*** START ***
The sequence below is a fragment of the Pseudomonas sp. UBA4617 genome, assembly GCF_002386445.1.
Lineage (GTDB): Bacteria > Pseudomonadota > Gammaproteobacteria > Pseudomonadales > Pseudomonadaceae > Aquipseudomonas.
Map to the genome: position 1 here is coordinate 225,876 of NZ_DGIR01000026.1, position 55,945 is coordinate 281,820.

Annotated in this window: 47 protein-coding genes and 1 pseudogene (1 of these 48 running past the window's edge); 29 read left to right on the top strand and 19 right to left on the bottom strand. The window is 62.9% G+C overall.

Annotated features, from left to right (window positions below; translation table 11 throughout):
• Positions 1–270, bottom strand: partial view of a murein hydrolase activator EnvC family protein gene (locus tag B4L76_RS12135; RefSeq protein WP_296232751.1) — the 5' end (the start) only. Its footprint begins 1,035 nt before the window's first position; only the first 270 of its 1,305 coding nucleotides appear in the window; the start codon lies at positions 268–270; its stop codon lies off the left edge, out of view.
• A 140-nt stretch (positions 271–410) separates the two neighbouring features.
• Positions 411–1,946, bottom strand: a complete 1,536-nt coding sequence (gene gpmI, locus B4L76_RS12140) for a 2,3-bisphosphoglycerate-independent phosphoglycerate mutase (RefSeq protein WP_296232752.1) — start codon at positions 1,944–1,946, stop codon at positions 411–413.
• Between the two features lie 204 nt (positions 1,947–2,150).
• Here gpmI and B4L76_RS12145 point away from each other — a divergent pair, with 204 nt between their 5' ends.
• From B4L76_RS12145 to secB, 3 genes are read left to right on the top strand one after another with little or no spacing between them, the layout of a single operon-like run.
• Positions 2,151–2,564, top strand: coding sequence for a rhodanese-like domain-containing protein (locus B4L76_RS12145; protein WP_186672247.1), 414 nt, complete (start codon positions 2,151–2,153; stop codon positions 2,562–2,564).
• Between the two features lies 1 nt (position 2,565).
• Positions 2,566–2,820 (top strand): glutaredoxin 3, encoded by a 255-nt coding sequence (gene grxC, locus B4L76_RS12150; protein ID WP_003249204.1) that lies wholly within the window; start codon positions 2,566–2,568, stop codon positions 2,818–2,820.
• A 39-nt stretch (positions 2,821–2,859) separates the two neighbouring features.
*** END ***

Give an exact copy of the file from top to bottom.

The sequence below is a fragment of the Pseudomonas sp. UBA4617 genome, assembly GCF_002386445.1.
Lineage (GTDB): Bacteria > Pseudomonadota > Gammaproteobacteria > Pseudomonadales > Pseudomonadaceae > Aquipseudomonas.
Map to the genome: position 1 here is coordinate 225,876 of NZ_DGIR01000026.1, position 55,945 is coordinate 281,820.

Annotated in this window: 47 protein-coding genes and 1 pseudogene (1 of these 48 running past the window's edge); 29 read left to right on the top strand and 19 right to left on the bottom strand. The window is 62.9% G+C overall.

Annotated features, from left to right (window positions below; translation table 11 throughout):
• Positions 1–270, bottom strand: partial view of a murein hydrolase activator EnvC family protein gene (locus tag B4L76_RS12135; RefSeq protein WP_296232751.1) — the 5' end (the start) only. Its footprint begins 1,035 nt before the window's first position; only the first 270 of its 1,305 coding nucleotides appear in the window; the start codon lies at positions 268–270; its stop codon lies off the left edge, out of view.
• A 140-nt stretch (positions 271–410) separates the two neighbouring features.
• Positions 411–1,946, bottom strand: a complete 1,536-nt coding sequence (gene gpmI, locus B4L76_RS12140) for a 2,3-bisphosphoglycerate-independent phosphoglycerate mutase (RefSeq protein WP_296232752.1) — start codon at positions 1,944–1,946, stop codon at positions 411–413.
• Between the two features lie 204 nt (positions 1,947–2,150).
• Here gpmI and B4L76_RS12145 point away from each other — a divergent pair, with 204 nt between their 5' ends.
• From B4L76_RS12145 to secB, 3 genes are read left to right on the top strand one after another with little or no spacing between them, the layout of a single operon-like run.
• Positions 2,151–2,564, top strand: coding sequence for a rhodanese-like domain-containing protein (locus B4L76_RS12145; protein WP_186672247.1), 414 nt, complete (start codon positions 2,151–2,153; stop codon positions 2,562–2,564).
• Between the two features lies 1 nt (position 2,565).
• Positions 2,566–2,820 (top strand): glutaredoxin 3, encoded by a 255-nt coding sequence (gene grxC, locus B4L76_RS12150; protein ID WP_003249204.1) that lies wholly within the window; start codon positions 2,566–2,568, stop codon positions 2,818–2,820.
• A 39-nt stretch (positions 2,821–2,859) separates the two neighbouring features.